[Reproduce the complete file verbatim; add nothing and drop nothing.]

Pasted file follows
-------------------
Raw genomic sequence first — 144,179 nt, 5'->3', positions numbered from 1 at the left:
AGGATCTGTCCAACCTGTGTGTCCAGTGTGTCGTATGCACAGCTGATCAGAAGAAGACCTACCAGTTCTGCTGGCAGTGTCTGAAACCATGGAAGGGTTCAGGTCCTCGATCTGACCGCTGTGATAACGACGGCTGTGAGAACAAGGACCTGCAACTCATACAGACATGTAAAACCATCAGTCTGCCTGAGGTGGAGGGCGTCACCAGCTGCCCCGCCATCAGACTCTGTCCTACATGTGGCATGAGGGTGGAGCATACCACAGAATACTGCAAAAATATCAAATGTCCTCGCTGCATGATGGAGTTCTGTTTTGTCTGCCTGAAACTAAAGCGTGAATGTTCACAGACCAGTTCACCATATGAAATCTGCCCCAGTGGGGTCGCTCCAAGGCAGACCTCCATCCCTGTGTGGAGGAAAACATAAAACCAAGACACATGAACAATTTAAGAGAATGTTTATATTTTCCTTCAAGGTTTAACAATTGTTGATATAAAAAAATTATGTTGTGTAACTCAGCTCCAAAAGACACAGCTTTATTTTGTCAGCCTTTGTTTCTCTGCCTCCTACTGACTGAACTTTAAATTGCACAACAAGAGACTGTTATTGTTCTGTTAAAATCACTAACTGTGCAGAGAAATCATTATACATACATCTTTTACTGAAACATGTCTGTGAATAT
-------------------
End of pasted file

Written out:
Raw genomic sequence first — 144,179 nt, 5'->3', positions numbered from 1 at the left:
AGGATCTGTCCAACCTGTGTGTCCAGTGTGTCGTATGCACAGCTGATCAGAAGAAGACCTACCAGTTCTGCTGGCAGTGTCTGAAACCATGGAAGGGTTCAGGTCCTCGATCTGACCGCTGTGATAACGACGGCTGTGAGAACAAGGACCTGCAACTCATACAGACATGTAAAACCATCAGTCTGCCTGAGGTGGAGGGCGTCACCAGCTGCCCCGCCATCAGACTCTGTCCTACATGTGGCATGAGGGTGGAGCATACCACAGAATACTGCAAAAATATCAAATGTCCTCGCTGCATGATGGAGTTCTGTTTTGTCTGCCTGAAACTAAAGCGTGAATGTTCACAGACCAGTTCACCATATGAAATCTGCCCCAGTGGGGTCGCTCCAAGGCAGACCTCCATCCCTGTGTGGAGGAAAACATAAAACCAAGACACATGAACAATTTAAGAGAATGTTTATATTTTCCTTCAAGGTTTAACAATTGTTGATATAAAAAAATTATGTTGTGTAACTCAGCTCCAAAAGACACAGCTTTATTTTGTCAGCCTTTGTTTCTCTGCCTCCTACTGACTGAACTTTAAATTGCACAACAAGAGACTGTTATTGTTCTGTTAAAATCACTAACTGTGCAGAGAAATCATTATACATACATCTTTTACTGAAACATGTCTGTGAATAT